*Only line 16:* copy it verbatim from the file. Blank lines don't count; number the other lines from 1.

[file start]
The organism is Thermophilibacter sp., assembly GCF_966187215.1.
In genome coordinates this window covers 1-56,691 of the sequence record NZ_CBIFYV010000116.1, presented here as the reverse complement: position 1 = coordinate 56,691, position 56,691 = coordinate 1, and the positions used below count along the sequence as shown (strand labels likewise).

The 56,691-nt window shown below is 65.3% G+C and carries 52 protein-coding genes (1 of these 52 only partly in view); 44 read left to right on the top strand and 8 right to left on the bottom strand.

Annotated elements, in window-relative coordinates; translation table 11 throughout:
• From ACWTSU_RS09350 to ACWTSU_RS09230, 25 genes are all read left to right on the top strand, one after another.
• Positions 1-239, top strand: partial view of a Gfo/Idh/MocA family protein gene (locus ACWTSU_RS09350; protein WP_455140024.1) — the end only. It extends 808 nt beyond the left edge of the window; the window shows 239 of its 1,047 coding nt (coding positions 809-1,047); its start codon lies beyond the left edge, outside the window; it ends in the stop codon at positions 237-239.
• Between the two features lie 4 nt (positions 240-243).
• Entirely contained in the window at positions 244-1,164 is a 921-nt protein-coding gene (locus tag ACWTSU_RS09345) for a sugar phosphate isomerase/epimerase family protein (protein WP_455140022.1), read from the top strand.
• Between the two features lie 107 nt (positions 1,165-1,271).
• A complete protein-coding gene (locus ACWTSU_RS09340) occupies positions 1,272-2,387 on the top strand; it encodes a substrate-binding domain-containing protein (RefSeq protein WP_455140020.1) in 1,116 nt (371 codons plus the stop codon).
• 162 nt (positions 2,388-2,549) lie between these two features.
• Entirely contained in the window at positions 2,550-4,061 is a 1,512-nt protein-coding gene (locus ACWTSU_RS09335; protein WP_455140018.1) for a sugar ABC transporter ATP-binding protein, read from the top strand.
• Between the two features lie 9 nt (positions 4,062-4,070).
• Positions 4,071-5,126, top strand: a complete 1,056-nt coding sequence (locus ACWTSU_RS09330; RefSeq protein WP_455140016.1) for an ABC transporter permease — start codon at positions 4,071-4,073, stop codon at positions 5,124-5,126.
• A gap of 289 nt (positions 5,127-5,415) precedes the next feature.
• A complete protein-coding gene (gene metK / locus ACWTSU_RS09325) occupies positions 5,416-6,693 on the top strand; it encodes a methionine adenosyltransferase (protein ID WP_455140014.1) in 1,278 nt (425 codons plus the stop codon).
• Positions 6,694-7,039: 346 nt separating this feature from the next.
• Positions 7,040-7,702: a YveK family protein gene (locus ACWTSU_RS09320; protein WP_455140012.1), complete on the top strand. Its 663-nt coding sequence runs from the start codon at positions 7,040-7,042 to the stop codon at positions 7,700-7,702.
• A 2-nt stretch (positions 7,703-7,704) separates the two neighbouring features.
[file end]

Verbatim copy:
• A complete protein-coding gene (gene metK / locus ACWTSU_RS09325) occupies positions 5,416-6,693 on the top strand; it encodes a methionine adenosyltransferase (protein ID WP_455140014.1) in 1,278 nt (425 codons plus the stop codon).